U.S. Interior Secretary Ryan Zinke's plan for a major realignment to put more of his department's decision-makers in the field has a fundamental flaw, in the eyes of some who spent their careers making those decisions: They're already out there.
Eleven former Interior Department officials with decades of experience in both Washington and in local offices told The Associated Press the agency already has a well-established system for decentralized decision-making.
"Ninety percent-plus of the decisions that get made get made at the local level," said Scott Florence, who retired after 38 years with the Bureau of Land Management, the Interior Department's second-largest branch.
The problem, some said, is that over the past few years, an increasing number of decisions that should have been made locally were ultimately decided in Washington because of political pressure, under both Democratic and Republican administrations.
And since 91.5 percent of the department's workforce of about 70,000 is already based outside the Washington area, most of the former interior employees said they doubted pushing more employees out of Washington would improve things.
Zinke has made the overhaul of the Interior Department - which manages 780,000 square miles (2 million square kilometers) of public lands, mostly in the West - a signature mission since taking over the agency a year ago. He says it would streamline bureaucracy and lead to better decisions made closer to the field.
Parts of his realignment proposal have run into resistance from some politicians from both parties, particularly in the West, who fear it will disrupt relationships between state and federal officials. That criticism echoes a 2015 letter sent to leaders of the Bureau of Land Management, objecting to a far more modest proposal to combine the bureau offices in New Mexico and Arizona.
The letter from 13 members of Congress - including Zinke, then a Republican congressman representing his home state of Montana - also expressed fear the proposal was part of a larger plan to create more multistate offices in the bureau.
"We believe this is a poor model and should be abandoned," the lawmakers wrote.
The Interior Department eventually dropped the idea in the face of opposition from both Democrats and Republicans.
Interior Department spokeswoman Heather Smith said Zinke's reorganization proposal, which includes appointing 13 new regional directors, is different than the attempted merger of the two offices in 2015.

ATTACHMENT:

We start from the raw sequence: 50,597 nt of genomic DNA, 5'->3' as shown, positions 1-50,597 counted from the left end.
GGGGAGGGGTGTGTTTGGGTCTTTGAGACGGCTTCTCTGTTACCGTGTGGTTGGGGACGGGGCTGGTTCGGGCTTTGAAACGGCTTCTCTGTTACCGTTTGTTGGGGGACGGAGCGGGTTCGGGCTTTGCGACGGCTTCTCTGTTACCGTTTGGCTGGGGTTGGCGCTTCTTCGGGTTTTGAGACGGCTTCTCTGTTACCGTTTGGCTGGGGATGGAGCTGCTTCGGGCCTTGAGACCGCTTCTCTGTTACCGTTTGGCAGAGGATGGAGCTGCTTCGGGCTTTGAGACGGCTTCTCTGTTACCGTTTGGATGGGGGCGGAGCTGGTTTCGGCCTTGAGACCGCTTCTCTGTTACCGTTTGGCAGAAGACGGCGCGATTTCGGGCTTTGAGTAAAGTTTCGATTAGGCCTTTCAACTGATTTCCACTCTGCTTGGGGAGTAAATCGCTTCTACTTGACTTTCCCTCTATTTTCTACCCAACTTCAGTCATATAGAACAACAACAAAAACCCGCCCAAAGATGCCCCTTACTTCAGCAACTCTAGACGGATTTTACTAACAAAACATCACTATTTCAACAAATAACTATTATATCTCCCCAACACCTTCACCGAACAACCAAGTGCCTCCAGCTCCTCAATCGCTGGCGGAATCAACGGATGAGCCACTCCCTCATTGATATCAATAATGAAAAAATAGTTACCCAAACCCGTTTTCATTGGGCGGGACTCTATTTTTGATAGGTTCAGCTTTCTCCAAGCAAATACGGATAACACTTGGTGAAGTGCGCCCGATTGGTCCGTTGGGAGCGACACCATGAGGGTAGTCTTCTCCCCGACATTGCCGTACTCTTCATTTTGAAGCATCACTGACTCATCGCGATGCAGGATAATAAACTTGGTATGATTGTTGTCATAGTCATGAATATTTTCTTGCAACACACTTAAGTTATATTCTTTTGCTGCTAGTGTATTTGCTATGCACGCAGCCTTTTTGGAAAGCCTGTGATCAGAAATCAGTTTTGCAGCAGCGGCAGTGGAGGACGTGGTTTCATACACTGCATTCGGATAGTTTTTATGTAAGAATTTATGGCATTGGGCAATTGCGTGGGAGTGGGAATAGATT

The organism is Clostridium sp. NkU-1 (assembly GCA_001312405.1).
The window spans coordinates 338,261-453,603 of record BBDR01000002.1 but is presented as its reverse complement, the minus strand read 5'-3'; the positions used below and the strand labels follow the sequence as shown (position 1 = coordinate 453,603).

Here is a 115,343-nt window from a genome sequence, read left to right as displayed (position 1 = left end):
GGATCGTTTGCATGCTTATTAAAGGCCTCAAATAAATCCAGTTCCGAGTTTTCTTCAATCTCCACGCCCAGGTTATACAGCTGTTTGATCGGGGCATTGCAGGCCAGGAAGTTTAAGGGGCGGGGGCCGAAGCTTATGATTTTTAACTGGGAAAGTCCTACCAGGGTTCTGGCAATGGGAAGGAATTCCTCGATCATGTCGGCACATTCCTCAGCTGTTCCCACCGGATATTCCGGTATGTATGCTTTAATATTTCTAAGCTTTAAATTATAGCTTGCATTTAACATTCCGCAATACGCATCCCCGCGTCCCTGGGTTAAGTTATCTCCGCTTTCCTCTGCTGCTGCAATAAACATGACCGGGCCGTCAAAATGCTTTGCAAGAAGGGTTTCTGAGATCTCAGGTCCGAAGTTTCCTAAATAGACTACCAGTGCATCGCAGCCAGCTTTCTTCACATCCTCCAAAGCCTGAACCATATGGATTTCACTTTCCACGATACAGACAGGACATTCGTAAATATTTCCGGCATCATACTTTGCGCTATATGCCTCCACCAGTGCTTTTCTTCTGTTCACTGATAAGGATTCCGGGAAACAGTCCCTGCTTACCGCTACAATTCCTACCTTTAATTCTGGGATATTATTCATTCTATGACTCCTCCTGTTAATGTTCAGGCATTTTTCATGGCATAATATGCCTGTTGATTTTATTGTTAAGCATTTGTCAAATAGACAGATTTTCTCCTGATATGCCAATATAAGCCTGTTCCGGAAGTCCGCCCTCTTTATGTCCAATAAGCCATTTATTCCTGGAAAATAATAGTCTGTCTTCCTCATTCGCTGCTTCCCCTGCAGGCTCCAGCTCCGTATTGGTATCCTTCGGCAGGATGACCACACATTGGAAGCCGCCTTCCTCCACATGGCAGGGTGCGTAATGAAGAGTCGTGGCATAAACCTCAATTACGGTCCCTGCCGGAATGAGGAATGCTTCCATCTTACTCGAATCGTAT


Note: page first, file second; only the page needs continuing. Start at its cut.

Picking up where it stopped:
State-federal relationships would be strengthened under his proposal because governors and other officials could contact regional officials, she said.
"More decisions and authority will be at the regional level, with fewer decisions kicked up to Washington, so the ability of governors to reach key decision makers will be enhanced by the secretary's proposal," she said.
The 11 former Interior Department officials who spoke with the AP came mostly from the Bureau of Land Management but also the National Park Service and the Fish and Wildlife Service. Their job experiences ranged from park ranger to director of the Fish and Wildlife Service. Each spoke on the record.
Their opinions on Zinke's proposal ranged from skepticism to strong opposition, and all said they knew of no former Interior Department employees who supported it. But one of the 11 - Dan Ashe, the former Fish and Wildlife Service director - said reorganizations are almost always unpopular.
Some worried moving more career employees with field experience out of Washington would make things worse.
"By having those people there, they at least have some influence on the decisions that are being made in Washington," said Mike Ferguson, a wildlife biologist who became the Bureau of Land Management's top financial officer before he retired.
"If you move them west, you break that link, but the decisions are still going to be made in Washington," he said.
Some said the problem with the department's current structure is that a growing number of local decisions are being made in Washington by political appointees for political reasons. The trend has continued under both Republican and Democratic administrations, they said.
Washington officials once dictated to Interior Department workers in Idaho what kind of vegetation they could plant after a wildfire on federal land, said Steve Ellis, who retired in 2016 as deputy director of the Bureau of Land Management.
"That is a field-level decision," he said. "But it became very political," probably because the livestock industry wanted a specific kind of grass for cattle.
Swift said the former employees have the same concerns as Zinke about decisions being made in Washington, not locally.
But restructuring the agency and moving employees aren't the solution, Ferguson said.
"It's not a matter of changing the organization. It's a matter of allowing the employees in the organization to do the job that they were hired to do," he said.